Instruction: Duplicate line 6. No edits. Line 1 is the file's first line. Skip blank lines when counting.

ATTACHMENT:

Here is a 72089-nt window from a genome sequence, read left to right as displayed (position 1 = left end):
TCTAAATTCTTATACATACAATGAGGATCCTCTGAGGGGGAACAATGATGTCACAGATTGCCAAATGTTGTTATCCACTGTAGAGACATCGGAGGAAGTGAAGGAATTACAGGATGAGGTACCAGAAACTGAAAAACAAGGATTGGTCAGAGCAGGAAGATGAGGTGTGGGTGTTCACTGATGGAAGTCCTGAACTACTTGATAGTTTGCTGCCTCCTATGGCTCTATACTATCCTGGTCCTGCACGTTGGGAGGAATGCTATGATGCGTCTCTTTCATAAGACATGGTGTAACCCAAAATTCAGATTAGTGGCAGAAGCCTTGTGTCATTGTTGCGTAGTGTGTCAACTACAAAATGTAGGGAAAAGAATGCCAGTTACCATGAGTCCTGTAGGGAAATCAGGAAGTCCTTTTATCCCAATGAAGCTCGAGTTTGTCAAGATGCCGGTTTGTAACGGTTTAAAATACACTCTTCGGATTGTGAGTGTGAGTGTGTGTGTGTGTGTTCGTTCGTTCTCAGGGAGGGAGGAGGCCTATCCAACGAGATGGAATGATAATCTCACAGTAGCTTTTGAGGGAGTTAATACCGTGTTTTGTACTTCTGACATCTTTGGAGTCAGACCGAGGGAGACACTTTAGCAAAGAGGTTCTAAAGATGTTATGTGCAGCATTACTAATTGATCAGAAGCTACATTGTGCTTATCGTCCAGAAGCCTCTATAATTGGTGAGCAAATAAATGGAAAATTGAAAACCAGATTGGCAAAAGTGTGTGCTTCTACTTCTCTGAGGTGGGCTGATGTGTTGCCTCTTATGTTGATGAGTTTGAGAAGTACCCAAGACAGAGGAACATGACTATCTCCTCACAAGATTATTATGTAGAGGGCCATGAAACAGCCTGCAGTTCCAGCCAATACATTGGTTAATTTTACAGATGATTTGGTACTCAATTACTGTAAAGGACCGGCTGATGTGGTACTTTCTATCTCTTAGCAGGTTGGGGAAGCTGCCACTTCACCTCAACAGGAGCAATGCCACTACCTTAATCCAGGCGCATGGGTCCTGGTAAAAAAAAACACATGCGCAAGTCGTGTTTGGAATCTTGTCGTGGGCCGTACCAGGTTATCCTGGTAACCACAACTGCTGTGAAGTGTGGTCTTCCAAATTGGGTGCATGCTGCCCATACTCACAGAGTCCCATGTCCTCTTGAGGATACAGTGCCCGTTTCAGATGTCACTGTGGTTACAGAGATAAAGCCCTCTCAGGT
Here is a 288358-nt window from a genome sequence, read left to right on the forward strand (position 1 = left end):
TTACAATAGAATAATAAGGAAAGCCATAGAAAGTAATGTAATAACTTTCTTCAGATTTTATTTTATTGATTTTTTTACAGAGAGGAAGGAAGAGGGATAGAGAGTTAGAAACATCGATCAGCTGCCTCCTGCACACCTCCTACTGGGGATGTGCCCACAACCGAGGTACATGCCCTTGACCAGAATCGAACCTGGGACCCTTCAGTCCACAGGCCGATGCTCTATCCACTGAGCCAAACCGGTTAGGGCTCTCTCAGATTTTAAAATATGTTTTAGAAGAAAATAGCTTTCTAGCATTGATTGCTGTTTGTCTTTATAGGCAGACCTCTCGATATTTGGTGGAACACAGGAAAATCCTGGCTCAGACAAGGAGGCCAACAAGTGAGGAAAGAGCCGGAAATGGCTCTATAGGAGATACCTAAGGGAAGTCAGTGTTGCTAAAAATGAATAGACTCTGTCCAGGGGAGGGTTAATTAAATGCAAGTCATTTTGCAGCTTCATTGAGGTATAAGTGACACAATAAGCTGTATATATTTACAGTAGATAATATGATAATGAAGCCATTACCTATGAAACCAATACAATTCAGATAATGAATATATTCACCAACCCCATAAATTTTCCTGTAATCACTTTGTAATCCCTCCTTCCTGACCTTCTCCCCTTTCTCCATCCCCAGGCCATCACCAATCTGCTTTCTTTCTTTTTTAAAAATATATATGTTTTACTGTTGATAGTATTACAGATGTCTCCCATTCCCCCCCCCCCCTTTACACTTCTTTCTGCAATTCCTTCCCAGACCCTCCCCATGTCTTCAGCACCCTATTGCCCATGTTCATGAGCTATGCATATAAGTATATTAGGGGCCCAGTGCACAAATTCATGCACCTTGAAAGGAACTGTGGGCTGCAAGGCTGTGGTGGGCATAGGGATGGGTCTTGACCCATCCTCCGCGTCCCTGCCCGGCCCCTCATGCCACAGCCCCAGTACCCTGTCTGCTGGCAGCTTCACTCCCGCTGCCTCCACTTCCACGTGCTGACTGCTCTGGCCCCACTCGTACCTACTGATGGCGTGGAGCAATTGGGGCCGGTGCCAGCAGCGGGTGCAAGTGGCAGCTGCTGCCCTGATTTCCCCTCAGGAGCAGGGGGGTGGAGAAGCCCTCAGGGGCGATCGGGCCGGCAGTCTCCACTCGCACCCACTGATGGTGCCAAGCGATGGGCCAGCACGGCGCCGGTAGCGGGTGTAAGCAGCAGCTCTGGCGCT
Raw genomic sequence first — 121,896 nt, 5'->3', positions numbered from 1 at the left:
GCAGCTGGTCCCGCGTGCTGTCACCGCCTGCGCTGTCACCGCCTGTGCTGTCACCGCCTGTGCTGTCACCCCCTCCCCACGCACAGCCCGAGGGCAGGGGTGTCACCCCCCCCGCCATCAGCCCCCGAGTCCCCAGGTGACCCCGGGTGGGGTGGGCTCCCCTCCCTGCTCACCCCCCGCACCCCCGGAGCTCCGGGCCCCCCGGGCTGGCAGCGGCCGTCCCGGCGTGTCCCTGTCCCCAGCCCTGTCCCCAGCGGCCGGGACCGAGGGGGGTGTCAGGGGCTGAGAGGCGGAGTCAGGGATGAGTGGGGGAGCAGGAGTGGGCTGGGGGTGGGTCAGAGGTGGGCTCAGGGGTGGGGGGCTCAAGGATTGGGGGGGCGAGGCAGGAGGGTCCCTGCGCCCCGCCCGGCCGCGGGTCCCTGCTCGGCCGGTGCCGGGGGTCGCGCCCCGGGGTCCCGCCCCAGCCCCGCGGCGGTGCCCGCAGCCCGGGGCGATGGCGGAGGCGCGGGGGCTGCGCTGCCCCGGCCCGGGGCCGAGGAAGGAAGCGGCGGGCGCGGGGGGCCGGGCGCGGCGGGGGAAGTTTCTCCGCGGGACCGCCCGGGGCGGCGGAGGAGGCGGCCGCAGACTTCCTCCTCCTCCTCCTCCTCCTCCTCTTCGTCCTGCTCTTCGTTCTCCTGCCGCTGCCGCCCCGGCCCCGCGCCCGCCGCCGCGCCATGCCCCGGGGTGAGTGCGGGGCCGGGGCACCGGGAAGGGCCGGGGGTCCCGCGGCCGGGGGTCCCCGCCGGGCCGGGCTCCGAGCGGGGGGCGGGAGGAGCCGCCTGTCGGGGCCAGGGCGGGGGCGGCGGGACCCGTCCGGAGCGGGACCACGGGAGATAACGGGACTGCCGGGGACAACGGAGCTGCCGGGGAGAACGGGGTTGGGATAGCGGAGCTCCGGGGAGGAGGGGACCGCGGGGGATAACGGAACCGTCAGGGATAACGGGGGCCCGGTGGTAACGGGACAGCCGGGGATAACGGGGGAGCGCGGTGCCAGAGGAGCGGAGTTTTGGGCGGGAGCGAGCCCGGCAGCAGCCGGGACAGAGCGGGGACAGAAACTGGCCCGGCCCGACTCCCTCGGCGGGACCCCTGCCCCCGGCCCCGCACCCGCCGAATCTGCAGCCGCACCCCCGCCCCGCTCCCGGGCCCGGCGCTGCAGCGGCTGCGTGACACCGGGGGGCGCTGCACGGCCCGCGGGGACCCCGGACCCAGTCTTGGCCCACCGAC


GCAGCTGGTCCCGCGTGCTGTCACCGCCTGCGCTGTCACCGCCTGTGCTGTCACCGCCTGTGCTGTCACCCCCTCCCCACGCACAGCCCGAGGGCAGGGGTGTCACCCCCCCCGCCATCAGCCCCCGAGTCCCCAGGTGACCCCGGGTGGGGTGGGCTCCCCTCCCTGCTCACCCCCCGCACCCCCGGAGCTCCGGGCCCCCCGGGCTGGCAGCGGCCGTCCCGGCGTGTCCCTGTCCCCAGCCCTGTCCCCAGCGGCCGGGACCGAGGGGGGTGTCAGGGGCTGAGAGGCGGAGTCAGGGATGAGTGGGGGAGCAGGAGTGGGCTGGGGGTGGGTCAGAGGTGGGCTCAGGGGTGGGGGGCTCAAGGATTGGGGGGGCGAGGCAGGAGGGTCCCTGCGCCCCGCCCGGCCGCGGGTCCCTGCTCGGCCGGTGCCGGGGGTCGCGCCCCGGGGTCCCGCCCCAGCCCCGCGGCGGTGCCCGCAGCCCGGGGCGATGGCGGAGGCGCGGGGGCTGCGCTGCCCCGGCCCGGGGCCGAGGAAGGAAGCGGCGGGCGCGGGGGGCCGGGCGCGGCGGGGGAAGTTTCTCCGCGGGACCGCCCGGGGCGGCGGAGGAGGCGGCCGCAGACTTCCTCCTCCTCCTCCTCCTCCTCCTCTTCGTCCTGCTCTTCGTTCTCCTGCCGCTGCCGCCCCGGCCCCGCGCCCGCCGCCGCGCCATGCCCCGGGGTGAGTGCGGGGCCGGGGCACCGGGAAGGGCCGGGGGTCCCGCGGCCGGGGGTCCCCGCCGGGCCGGGCTCCGAGCGGGGGGCGGGAGGAGCCGCCTGTCGGGGCCAGGGCGGGGGCGGCGGGACCCGTCCGGAGCGGGACCACGGGAGATAACGGGACTGCCGGGGACAACGGAGCTGCCGGGGAGAACGGGGTTGGGATAGCGGAGCTCCGGGGAGGAGGGGACCGCGGGGGATAACGGAACCGTCAGGGATAACGGGGGCCCGGTGGTAACGGGACAGCCGGGGATAACGGGGGAGCGCGGTGCCAGAGGAGCGGAGTTTTGGGCGGGAGCGAGCCCGGCAGCAGCCGGGACAGAGCGGGGACAGAAACTGGCCCGGCCCGACTCCCTCGGCGGGACCCCTGCCCCCGGCCCCGCACCCGCCGAATCTGCAGCCGCACCCCCGCCCCGCTCCCGGGCCCGGCGCTGCAGCGGCTGCGTGACACCGGGGGGCGCTGCACGGCCCGCGGGGACCCCGGACCCAGTCTTGGCCCACCGAC